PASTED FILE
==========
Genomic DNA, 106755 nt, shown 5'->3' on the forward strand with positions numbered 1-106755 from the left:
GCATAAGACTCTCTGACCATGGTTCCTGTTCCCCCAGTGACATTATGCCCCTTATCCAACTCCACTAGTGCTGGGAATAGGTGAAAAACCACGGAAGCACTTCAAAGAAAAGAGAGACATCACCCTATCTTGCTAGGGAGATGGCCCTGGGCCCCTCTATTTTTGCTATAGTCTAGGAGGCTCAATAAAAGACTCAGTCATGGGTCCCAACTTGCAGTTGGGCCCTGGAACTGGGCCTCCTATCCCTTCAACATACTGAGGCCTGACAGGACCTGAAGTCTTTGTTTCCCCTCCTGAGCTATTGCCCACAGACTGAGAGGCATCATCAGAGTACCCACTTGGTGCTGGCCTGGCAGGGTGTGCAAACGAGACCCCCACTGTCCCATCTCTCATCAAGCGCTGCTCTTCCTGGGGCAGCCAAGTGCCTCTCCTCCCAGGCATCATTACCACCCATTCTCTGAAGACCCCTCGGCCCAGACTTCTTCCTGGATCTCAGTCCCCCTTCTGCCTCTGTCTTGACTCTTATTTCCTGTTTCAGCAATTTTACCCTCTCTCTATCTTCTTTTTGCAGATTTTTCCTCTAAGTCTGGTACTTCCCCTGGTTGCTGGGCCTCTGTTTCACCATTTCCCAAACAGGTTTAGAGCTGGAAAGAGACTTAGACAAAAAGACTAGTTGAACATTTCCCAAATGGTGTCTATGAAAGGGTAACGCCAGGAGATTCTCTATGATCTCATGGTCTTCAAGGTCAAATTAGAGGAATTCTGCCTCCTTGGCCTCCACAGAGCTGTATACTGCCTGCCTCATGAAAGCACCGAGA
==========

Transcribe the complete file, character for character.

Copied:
Genomic DNA, 106755 nt, shown 5'->3' on the forward strand with positions numbered 1-106755 from the left:
GCATAAGACTCTCTGACCATGGTTCCTGTTCCCCCAGTGACATTATGCCCCTTATCCAACTCCACTAGTGCTGGGAATAGGTGAAAAACCACGGAAGCACTTCAAAGAAAAGAGAGACATCACCCTATCTTGCTAGGGAGATGGCCCTGGGCCCCTCTATTTTTGCTATAGTCTAGGAGGCTCAATAAAAGACTCAGTCATGGGTCCCAACTTGCAGTTGGGCCCTGGAACTGGGCCTCCTATCCCTTCAACATACTGAGGCCTGACAGGACCTGAAGTCTTTGTTTCCCCTCCTGAGCTATTGCCCACAGACTGAGAGGCATCATCAGAGTACCCACTTGGTGCTGGCCTGGCAGGGTGTGCAAACGAGACCCCCACTGTCCCATCTCTCATCAAGCGCTGCTCTTCCTGGGGCAGCCAAGTGCCTCTCCTCCCAGGCATCATTACCACCCATTCTCTGAAGACCCCTCGGCCCAGACTTCTTCCTGGATCTCAGTCCCCCTTCTGCCTCTGTCTTGACTCTTATTTCCTGTTTCAGCAATTTTACCCTCTCTCTATCTTCTTTTTGCAGATTTTTCCTCTAAGTCTGGTACTTCCCCTGGTTGCTGGGCCTCTGTTTCACCATTTCCCAAACAGGTTTAGAGCTGGAAAGAGACTTAGACAAAAAGACTAGTTGAACATTTCCCAAATGGTGTCTATGAAAGGGTAACGCCAGGAGATTCTCTATGATCTCATGGTCTTCAAGGTCAAATTAGAGGAATTCTGCCTCCTTGGCCTCCACAGAGCTGTATACTGCCTGCCTCATGAAAGCACCGAGA